You’ll get no argument from me that the cheap stuff from Amazon is anything but that. Cheap. I have a hard time believing things from AliExpress (China owns this company) are going to be much better though. This does make my point all the more frustrating because in my opinion, the stock nozzle should vastly outperform a cheapo from Amazon. Yet that was not my experience. I do plan on buying a much better quality hardened nozzle as I become more proficient at printing but this was an option that got me what I was looking for quickly.

I had an additional issue today that might explain some of my issues as well. I found the hot end was actually leaking molten filament inside the print head. It was not leaking at the nozzle I installed but instead at the throat of the hotend. I’m sure this occurs but it is really questionable given that this is a brand new machine.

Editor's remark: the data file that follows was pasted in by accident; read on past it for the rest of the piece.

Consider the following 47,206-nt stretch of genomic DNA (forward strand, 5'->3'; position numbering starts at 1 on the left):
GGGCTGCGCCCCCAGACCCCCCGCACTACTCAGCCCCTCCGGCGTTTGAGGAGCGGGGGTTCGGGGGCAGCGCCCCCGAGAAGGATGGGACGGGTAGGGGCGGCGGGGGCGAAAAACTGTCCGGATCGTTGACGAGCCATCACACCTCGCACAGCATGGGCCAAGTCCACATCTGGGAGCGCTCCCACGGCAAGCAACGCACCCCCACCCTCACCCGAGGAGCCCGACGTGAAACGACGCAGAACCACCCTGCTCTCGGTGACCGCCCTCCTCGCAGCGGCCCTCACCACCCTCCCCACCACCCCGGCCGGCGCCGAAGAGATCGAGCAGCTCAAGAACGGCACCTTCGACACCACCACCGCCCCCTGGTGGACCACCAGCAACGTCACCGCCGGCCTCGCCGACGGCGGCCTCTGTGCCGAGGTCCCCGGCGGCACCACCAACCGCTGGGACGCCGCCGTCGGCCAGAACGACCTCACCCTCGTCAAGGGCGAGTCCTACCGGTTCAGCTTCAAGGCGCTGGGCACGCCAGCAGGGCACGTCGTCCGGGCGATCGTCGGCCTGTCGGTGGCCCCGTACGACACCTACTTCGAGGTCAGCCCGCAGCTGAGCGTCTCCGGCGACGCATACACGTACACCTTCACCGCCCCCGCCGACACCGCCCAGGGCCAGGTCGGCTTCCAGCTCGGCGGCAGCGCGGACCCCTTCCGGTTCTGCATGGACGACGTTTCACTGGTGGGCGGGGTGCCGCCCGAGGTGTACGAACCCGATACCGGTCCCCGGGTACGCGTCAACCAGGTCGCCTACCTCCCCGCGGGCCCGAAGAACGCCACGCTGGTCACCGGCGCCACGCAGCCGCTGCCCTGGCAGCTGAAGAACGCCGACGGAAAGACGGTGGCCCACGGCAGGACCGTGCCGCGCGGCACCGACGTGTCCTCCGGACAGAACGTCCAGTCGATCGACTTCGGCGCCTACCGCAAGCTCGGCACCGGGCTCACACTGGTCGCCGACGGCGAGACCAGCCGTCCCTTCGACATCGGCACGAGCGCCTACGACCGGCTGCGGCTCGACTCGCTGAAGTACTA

I’m sure this contributed to flow issues and many other problems I have been facing with the SM. Fortunately it comes with a spare hot end module and the design means this is very easy to replace but it “feels” bad to have to do this after owning the machine less than a month. Currently running a print that will end up being a Christmas gift and it looks good so far but we will see…

I’m beginning to understand some of the reputation the SM gets within the 3D printing community as I have had zero issues out of the ender from day one, and a friend who purchased a prusa has had no issues either despite it running round the clock for over a month. When this machine is running well it performs incredibly well, but it certainly seems to need more maintenance and attention, as well as futzing with slicer settings in order to get consistent prints even when compared to a (substantially) cheaper machine.